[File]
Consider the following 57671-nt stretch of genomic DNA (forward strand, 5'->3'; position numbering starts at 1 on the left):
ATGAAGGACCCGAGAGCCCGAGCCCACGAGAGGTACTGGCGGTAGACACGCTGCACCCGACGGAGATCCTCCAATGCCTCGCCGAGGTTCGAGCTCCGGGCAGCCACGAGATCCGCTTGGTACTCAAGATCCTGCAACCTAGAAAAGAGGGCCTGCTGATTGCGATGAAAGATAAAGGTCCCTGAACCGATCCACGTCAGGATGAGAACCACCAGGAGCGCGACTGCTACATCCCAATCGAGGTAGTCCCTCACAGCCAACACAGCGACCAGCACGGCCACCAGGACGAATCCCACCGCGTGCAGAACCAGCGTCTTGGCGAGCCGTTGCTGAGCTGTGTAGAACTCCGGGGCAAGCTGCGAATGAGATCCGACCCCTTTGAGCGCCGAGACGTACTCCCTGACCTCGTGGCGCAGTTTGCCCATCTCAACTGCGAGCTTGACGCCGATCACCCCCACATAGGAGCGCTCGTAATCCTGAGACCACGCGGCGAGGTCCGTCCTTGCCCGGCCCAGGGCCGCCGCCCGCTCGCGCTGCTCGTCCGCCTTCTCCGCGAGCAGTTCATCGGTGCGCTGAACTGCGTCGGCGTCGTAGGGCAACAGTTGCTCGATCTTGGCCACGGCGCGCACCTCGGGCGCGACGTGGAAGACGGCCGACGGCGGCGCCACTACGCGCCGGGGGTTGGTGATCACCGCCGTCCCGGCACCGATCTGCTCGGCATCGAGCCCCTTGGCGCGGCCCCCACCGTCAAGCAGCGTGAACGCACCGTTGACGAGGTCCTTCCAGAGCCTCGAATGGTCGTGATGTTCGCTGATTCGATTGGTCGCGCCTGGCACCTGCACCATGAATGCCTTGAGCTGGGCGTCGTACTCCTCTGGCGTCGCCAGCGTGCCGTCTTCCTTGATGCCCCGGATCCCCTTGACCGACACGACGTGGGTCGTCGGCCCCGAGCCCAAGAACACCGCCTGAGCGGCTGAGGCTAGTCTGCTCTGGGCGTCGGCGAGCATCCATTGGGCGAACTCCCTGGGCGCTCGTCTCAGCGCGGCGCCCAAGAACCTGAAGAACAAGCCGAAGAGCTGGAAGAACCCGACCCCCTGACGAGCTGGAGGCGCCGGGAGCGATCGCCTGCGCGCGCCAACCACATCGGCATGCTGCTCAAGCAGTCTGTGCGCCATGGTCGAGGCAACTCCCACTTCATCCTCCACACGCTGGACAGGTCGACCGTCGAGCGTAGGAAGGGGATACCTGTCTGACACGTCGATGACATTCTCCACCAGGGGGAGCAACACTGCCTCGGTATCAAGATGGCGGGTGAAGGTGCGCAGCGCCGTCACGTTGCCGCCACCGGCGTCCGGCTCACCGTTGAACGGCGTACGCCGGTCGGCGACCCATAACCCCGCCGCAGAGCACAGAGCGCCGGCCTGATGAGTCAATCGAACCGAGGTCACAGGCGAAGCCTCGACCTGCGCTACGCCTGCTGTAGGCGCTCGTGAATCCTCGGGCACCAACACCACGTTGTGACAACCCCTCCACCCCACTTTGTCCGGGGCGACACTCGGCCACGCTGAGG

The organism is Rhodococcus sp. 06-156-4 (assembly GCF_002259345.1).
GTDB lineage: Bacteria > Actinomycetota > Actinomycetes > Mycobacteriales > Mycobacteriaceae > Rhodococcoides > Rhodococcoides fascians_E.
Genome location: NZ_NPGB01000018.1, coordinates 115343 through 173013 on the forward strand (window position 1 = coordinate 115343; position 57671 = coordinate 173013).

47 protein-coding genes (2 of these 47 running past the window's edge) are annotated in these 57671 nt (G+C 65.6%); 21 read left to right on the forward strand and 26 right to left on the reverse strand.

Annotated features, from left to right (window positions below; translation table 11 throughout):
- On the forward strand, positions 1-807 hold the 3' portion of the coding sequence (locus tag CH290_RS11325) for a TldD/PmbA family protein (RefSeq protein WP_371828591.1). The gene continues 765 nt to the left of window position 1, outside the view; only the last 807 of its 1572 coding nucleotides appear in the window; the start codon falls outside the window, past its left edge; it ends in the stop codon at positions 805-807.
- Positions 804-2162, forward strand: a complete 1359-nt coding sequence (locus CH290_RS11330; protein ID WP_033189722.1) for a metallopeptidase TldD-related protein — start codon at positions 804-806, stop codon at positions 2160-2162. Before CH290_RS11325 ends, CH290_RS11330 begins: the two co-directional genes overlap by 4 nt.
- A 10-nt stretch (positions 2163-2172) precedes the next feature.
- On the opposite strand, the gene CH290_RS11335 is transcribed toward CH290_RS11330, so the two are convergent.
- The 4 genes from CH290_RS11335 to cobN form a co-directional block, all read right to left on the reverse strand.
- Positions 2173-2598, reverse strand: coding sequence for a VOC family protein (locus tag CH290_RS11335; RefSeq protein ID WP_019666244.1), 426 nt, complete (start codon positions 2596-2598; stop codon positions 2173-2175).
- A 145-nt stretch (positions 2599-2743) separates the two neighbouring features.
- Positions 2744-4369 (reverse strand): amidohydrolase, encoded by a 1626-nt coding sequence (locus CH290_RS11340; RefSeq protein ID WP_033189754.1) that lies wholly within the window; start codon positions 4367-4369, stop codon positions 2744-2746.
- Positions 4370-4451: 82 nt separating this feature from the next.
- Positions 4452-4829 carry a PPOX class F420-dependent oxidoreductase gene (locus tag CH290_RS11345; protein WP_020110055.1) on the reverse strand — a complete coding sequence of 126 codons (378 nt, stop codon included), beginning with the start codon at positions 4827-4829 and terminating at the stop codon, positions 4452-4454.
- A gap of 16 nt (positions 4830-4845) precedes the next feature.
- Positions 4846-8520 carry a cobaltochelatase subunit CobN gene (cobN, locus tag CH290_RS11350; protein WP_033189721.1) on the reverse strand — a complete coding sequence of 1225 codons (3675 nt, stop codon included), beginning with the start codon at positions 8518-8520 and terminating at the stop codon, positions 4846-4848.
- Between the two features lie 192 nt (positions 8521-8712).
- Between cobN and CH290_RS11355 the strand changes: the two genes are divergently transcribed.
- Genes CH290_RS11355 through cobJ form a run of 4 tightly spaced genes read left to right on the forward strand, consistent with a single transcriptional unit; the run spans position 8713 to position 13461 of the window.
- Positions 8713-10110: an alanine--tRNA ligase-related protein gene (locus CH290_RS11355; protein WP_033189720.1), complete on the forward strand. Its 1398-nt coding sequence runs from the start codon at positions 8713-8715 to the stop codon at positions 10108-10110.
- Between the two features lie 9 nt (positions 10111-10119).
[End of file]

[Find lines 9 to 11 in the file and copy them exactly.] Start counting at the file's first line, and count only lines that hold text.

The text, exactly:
- Positions 804-2162, forward strand: a complete 1359-nt coding sequence (locus CH290_RS11330; protein ID WP_033189722.1) for a metallopeptidase TldD-related protein — start codon at positions 804-806, stop codon at positions 2160-2162. Before CH290_RS11325 ends, CH290_RS11330 begins: the two co-directional genes overlap by 4 nt.
- A 10-nt stretch (positions 2163-2172) precedes the next feature.
- On the opposite strand, the gene CH290_RS11335 is transcribed toward CH290_RS11330, so the two are convergent.